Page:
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Family Failure, Islamic Brainwashing to Blame for Student Terrorists, Bangladeshi Bishop Asserts

bangladesh terror
Policemen patrol outside the Holey Artisan Bakery and the O'Kitchen Restaurant as others inspect the site after gunmen attacked, in Dhaka, Bangladesh, July 3, 2016. |

A Roman Catholic bishop in Bangladesh said that the failure of families to raise up their children with morals, along with Islamic brainwashing schools that target students, are key reasons for the rise of radical Islamic terror.

"Parents do not care about children: there is a failure of the family. They have given them only money and good life without taking care of their education, ideas, mentality. They have exposed them to the ideological propaganda that promised them to become heroes or have Heaven, by killing. There is a generation gap," His Exc. Mgr. Gervas Rozario, Bishop of Rajshahi, told Fides News Agency in an interview.

"And we cannot forget the issue of madrasas (the free Koranic schools) where young people are brainwashed, training them to radical ideas. This is really a national problem," he added.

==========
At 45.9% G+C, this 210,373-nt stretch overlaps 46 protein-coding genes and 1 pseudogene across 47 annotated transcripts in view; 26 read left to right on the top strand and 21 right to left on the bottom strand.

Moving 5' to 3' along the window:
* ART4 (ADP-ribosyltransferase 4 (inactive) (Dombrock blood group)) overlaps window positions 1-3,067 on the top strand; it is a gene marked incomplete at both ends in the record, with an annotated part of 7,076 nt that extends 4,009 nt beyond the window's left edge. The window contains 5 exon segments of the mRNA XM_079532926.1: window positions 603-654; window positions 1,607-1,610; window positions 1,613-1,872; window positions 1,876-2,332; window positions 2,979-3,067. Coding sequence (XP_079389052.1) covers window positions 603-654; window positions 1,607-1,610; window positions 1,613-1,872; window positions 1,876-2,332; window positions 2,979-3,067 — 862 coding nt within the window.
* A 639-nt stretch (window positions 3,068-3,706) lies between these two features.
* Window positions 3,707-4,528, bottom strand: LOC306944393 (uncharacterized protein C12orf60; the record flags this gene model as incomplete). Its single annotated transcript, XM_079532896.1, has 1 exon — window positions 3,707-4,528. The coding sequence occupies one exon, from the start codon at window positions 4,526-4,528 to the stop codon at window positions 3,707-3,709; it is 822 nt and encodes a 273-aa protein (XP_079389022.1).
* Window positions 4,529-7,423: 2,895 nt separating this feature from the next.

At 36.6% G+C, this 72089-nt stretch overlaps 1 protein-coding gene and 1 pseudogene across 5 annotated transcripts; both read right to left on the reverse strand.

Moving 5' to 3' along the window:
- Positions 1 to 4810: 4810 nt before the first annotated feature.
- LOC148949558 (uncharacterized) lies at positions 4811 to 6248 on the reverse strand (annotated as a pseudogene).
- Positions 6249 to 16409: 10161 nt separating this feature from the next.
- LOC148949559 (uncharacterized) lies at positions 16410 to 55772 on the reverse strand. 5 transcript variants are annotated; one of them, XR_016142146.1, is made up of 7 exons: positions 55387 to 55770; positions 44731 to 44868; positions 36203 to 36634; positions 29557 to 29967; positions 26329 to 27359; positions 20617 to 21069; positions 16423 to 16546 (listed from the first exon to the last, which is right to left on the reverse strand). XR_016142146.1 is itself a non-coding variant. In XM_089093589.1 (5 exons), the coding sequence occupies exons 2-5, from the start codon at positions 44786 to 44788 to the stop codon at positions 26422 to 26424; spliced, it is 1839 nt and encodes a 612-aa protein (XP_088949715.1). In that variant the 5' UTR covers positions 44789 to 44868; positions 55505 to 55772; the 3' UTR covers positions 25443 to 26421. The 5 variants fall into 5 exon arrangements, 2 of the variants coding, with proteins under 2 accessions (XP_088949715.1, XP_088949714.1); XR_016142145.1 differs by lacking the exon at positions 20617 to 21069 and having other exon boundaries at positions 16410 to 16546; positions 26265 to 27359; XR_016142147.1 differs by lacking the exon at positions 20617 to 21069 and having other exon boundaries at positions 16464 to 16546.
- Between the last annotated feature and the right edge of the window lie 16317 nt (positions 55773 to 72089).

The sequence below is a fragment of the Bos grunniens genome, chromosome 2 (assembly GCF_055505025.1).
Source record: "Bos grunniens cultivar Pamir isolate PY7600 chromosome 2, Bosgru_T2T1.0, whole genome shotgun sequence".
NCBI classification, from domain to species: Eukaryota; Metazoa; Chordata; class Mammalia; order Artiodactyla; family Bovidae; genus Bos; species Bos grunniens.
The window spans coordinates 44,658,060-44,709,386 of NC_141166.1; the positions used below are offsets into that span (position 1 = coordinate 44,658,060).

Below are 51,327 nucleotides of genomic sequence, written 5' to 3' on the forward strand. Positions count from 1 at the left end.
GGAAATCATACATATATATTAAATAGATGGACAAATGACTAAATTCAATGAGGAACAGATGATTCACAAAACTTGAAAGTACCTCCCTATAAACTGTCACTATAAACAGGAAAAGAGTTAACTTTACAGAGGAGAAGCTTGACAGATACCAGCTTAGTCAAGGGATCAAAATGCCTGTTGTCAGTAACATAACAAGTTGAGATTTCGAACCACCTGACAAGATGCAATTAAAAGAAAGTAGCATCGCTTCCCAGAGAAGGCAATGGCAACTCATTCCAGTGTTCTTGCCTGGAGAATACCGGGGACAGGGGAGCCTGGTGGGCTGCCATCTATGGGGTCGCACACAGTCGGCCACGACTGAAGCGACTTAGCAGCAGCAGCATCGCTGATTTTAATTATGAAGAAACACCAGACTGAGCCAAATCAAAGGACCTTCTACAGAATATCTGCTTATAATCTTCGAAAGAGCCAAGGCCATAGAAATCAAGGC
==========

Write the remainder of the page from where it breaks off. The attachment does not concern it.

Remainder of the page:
A major hostage situation in Dhaka, Bangladesh, earlier in July carried out by seven young terrorists between the ages of 20 and 22 left 20 of the hostages dead.

The young militants behind the hostage situation were all from wealthy or upper middle-class families and had attended private international schools, Fides reported. Rozario also made note of that fact, and said that people in Bangladesh are broadly aware of the high-scale upbringing of the attackers.

The bishop said that it is up to Muslim leaders to speak to young Muslims and draw them away from a path of violence.

"There are Bangladeshi Islamic leaders who have condemned the violence, but we must do more in the country and do it together. All the healthy forces must unite, starting from the institutions, to bring back the values of peace and tolerance at the center of the political agenda and defeat the terrorist threat together," Rozario said.

Home Minister Asaduzzaman Khan confirmed in a separate interview with AFP that all of the attackers were highly educated and came from wealthy families. Khan offered that "it has become a fashion," when asked why the men decided to turn to terror.

Taj Hashmi, a Bangladeshi who teaches security studies at the Austin Peay State University in the United States, added that this is not a new phenomena, pointing out that a number of the Saudi hijackers behind the September 11 attacks in America were also from wealthy families.

"Marginalized and angry people from the higher echelons of society have been swelling the ranks of Islamist terrorists for the last 30-odd years," Hashmi said.

Mir Hayat Kabir, the father of one of the attackers, said in an interview with Prothom Alo daily that he felt his son had been brainwashed.

"I felt in my heart that he was under someone's spell. We were good parents yet they took him away from our home," he said.

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